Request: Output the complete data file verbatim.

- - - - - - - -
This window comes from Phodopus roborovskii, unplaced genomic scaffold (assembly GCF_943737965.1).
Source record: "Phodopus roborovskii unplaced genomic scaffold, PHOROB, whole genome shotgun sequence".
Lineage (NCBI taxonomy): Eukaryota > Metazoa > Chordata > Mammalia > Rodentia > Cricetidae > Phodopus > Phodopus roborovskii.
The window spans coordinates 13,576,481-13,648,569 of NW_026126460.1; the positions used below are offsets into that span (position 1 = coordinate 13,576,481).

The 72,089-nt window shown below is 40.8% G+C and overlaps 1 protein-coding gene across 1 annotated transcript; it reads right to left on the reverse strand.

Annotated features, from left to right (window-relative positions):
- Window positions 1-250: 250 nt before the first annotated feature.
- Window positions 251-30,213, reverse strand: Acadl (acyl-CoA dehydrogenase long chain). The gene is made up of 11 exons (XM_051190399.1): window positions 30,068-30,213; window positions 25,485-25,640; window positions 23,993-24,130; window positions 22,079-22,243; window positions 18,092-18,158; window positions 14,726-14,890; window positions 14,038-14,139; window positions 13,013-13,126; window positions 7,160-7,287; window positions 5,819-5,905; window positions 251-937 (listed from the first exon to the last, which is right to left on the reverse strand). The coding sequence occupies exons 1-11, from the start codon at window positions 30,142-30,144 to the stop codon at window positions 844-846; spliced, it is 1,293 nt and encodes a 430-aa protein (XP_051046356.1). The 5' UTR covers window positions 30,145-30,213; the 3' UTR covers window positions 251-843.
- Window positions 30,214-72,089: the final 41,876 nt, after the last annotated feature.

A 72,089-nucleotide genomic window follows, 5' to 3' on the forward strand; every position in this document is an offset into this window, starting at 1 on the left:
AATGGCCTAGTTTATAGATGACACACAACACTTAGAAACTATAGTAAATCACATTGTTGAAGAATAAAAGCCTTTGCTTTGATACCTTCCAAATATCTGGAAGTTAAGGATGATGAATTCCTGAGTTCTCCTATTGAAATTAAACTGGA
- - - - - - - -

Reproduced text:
This window comes from Phodopus roborovskii, unplaced genomic scaffold (assembly GCF_943737965.1).
Source record: "Phodopus roborovskii unplaced genomic scaffold, PHOROB, whole genome shotgun sequence".
Lineage (NCBI taxonomy): Eukaryota > Metazoa > Chordata > Mammalia > Rodentia > Cricetidae > Phodopus > Phodopus roborovskii.
The window spans coordinates 13,576,481-13,648,569 of NW_026126460.1; the positions used below are offsets into that span (position 1 = coordinate 13,576,481).

The 72,089-nt window shown below is 40.8% G+C and overlaps 1 protein-coding gene across 1 annotated transcript; it reads right to left on the reverse strand.

Annotated features, from left to right (window-relative positions):
- Window positions 1-250: 250 nt before the first annotated feature.
- Window positions 251-30,213, reverse strand: Acadl (acyl-CoA dehydrogenase long chain). The gene is made up of 11 exons (XM_051190399.1): window positions 30,068-30,213; window positions 25,485-25,640; window positions 23,993-24,130; window positions 22,079-22,243; window positions 18,092-18,158; window positions 14,726-14,890; window positions 14,038-14,139; window positions 13,013-13,126; window positions 7,160-7,287; window positions 5,819-5,905; window positions 251-937 (listed from the first exon to the last, which is right to left on the reverse strand). The coding sequence occupies exons 1-11, from the start codon at window positions 30,142-30,144 to the stop codon at window positions 844-846; spliced, it is 1,293 nt and encodes a 430-aa protein (XP_051046356.1). The 5' UTR covers window positions 30,145-30,213; the 3' UTR covers window positions 251-843.
- Window positions 30,214-72,089: the final 41,876 nt, after the last annotated feature.

A 72,089-nucleotide genomic window follows, 5' to 3' on the forward strand; every position in this document is an offset into this window, starting at 1 on the left:
AATGGCCTAGTTTATAGATGACACACAACACTTAGAAACTATAGTAAATCACATTGTTGAAGAATAAAAGCCTTTGCTTTGATACCTTCCAAATATCTGGAAGTTAAGGATGATGAATTCCTGAGTTCTCCTATTGAAATTAAACTGGA